I appreciate that there is always a danger of taking words too literally, in an effort to suggest what a writer must have meant, but there is an equal danger of ignoring the fact that words don't just pop up out of nowhere, but have meaning for the writer.

        Love,

        Caz
        X
        Last edited by caz; 06-01-2020, 03:38 PM.
        "Comedy is simply a funny way of being serious." Peter Ustinov


        Comment


        • Originally posted by rjpalmer View Post
          The following photograph is a supplement to Post #588.

          It is a Bryant & May tin match box, which is likely to be similar to the one found among Kate Eddowes' clothing...

          Click image for larger version Name:	Bryant and May..JPG Views:	0 Size:	16.6 KB ID:	735908
          Ha ha... yes, a very good clue indeed - which R.J has kindly left in front, for all eyes to see.

          Clever old Bongo!

          Love,

          Caz
          X
          Last edited by caz; 06-01-2020, 03:49 PM.
          "Comedy is simply a funny way of being serious." Peter Ustinov


          Comment


          • Originally posted by c.d. View Post
            You have to wonder why the author of the diary would feel so clever and ballsy for leaving a clue that was so hidden and so cryptic. Even if he had written the F.M. in huge, clear letters in the middle of the wall it is not like Abberline would have entered the room, taken one look at said "hmmm...an F.M....clearly this stands for Florence Maybrick the wife of the well known cotton merchant. That's our man. Let's go, boys."

            He could have taped a cotton ball to the wall and gotten the same results.

            c.d.
            The biggest problem in logic I see on this thread is the tireless effort to 'wonder why' the diary author would or would not have done such-and-such back in 1888.

            Mike Barrett was born in 1952.

            I wouldn't presume to know if you are a Barrett hoax believer yourself, c.d, but there are others who claim to be 100% convinced of it, while at the same time 'wondering why' the diary author would have done all manner of things more than 60 years before he was born.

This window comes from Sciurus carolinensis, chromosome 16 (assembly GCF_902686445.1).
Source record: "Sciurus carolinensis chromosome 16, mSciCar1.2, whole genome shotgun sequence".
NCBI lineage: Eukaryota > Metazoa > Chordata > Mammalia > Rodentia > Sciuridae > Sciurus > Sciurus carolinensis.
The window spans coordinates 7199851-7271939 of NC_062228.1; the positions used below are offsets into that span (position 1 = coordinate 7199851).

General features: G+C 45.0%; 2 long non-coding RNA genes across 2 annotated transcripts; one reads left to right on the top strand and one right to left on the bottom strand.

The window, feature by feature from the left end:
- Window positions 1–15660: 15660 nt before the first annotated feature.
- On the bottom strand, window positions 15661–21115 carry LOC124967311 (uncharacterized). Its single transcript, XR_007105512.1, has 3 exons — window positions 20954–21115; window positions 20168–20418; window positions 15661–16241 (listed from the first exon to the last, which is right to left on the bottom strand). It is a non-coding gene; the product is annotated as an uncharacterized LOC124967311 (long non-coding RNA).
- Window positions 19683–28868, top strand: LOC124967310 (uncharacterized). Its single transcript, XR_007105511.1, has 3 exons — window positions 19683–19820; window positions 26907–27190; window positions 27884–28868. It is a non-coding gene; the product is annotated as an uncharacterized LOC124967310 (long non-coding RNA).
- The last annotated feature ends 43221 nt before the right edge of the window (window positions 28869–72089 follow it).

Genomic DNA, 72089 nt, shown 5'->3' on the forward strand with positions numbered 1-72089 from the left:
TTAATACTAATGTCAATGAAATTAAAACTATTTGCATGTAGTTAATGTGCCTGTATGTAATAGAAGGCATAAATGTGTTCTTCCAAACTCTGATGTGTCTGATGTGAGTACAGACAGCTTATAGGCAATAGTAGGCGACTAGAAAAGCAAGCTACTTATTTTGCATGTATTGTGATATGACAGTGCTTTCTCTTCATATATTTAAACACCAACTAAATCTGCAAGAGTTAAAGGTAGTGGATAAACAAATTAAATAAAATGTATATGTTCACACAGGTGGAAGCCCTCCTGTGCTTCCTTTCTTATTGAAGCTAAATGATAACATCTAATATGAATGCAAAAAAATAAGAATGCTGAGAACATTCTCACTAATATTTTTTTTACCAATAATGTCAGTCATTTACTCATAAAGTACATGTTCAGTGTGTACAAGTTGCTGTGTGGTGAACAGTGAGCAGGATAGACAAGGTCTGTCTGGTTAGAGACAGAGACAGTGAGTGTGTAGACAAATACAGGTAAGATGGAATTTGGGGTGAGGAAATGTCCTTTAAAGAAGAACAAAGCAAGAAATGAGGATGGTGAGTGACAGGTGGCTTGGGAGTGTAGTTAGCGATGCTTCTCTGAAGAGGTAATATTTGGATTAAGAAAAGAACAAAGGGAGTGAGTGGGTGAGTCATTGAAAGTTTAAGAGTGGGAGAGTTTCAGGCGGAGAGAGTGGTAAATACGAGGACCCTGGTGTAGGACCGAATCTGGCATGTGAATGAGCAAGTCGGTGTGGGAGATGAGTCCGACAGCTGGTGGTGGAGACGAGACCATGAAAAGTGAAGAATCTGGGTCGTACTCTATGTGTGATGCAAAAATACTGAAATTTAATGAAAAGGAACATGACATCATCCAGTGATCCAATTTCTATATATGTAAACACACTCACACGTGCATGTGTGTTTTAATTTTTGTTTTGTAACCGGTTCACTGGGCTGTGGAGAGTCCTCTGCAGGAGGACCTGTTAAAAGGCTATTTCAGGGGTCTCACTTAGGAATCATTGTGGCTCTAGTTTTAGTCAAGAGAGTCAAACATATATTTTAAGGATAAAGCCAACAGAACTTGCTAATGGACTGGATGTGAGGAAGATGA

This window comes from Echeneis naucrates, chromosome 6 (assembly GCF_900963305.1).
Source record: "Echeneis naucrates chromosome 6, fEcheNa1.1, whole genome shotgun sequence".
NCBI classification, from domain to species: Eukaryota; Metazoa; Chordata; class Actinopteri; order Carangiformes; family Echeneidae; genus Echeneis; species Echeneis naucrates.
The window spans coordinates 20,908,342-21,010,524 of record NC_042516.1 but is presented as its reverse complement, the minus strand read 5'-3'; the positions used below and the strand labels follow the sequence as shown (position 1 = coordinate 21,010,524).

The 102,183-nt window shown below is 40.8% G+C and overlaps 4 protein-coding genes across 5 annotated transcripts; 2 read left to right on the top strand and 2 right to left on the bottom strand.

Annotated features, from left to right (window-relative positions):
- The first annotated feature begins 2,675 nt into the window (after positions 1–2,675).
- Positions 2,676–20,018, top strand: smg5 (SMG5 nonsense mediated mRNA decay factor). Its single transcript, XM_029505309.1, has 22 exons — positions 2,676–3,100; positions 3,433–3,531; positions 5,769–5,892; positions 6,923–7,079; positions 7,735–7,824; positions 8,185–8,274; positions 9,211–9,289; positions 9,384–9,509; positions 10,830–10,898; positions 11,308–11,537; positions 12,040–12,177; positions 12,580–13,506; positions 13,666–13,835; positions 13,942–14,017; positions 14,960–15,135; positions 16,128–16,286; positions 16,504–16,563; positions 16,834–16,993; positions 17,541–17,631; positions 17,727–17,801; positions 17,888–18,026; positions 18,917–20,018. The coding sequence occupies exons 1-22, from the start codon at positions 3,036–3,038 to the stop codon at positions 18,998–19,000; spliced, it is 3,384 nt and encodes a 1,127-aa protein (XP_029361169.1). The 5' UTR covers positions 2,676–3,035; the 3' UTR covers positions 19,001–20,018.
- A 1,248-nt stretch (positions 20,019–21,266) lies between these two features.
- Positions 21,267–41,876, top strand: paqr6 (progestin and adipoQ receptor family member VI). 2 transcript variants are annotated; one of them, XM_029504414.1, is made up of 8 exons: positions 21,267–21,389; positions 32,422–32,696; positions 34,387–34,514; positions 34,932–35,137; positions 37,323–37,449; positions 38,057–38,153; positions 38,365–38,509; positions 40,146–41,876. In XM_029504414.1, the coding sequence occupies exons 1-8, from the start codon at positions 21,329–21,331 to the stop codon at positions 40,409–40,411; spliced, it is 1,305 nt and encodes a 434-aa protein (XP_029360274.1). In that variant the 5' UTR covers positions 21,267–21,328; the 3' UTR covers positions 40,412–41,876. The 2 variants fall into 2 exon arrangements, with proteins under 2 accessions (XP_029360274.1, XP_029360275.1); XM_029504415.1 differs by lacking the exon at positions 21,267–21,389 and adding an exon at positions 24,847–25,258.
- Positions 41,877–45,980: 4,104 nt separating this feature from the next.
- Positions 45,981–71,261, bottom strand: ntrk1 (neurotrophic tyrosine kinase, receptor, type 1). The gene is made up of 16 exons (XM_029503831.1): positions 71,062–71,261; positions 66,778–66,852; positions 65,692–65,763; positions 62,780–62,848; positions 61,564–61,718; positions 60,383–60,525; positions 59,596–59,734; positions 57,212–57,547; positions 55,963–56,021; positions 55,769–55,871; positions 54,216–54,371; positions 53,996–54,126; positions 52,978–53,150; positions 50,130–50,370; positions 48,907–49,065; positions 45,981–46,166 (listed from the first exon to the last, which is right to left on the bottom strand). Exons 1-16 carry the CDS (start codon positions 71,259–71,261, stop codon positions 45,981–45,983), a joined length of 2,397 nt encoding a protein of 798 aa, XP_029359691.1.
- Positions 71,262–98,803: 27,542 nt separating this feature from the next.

Love,

            Caz
            X
            "Comedy is simply a funny way of being serious." Peter Ustinov


            Comment


            • Hello Caz,

              Generally, I am quite proud of myself for my minimal lack of involvement in this thread and I have to say that I am astonished by how much time and effort other posters put into it. The one time I attempted to make a substantive contribution to the thread I got ripped a new one by none other than Lord Orsam himself. I take it as a badge of honor.

              I can't be arsed to do a substantive evaluation of the pros and cons of the diary. Love that expression by the way. One of the best things I have learned on these boards in addition to "Big Girls Blouse" which I have you to thank for.

              I do have an interest in the "initials" though as I can actually see a likeness of them on the wall which makes them intriguing.

              As for Barrett and a hoax I will just say that I like to watch Antiques Roadshow. Yes, yes I know but I watch it in a manly way, scratching myself and smashing beer cans into my head. The one thing that it has taught me is the critical importance of provenance. So when I look at the provenance for the diary I kind of shake my head and say well that ain't so good. So I lean towards the hoax camp but try to keep an open mind and doubt I will ever become a fanatic in my opinion one way or the other.

              I am actually reading Shirley Harrison's book right now. Kind of a slow go.

              c.d.

              Comment


              • Originally posted by c.d. View Post
                Hello Caz,

                Generally, I am quite proud of myself for my minimal lack of involvement in this thread and I have to say that I am astonished by how much time and effort other posters put into it. The one time I attempted to make a substantive contribution to the thread I got ripped a new one by none other than Lord Orsam himself. I take it as a badge of honor.

                I can't be arsed to do a substantive evaluation of the pros and cons of the diary. Love that expression by the way. One of the best things I have learned on these boards in addition to "Big Girls Blouse" which I have you to thank for.

                I do have an interest in the "initials" though as I can actually see a likeness of them on the wall which makes them intriguing.

                As for Barrett and a hoax I will just say that I like to watch Antiques Roadshow. Yes, yes I know but I watch it in a manly way, scratching myself and smashing beer cans into my head. The one thing that it has taught me is the critical importance of provenance. So when I look at the provenance for the diary I kind of shake my head and say well that ain't so good. So I lean towards the hoax camp but try to keep an open mind and doubt I will ever become a fanatic in my opinion one way or the other.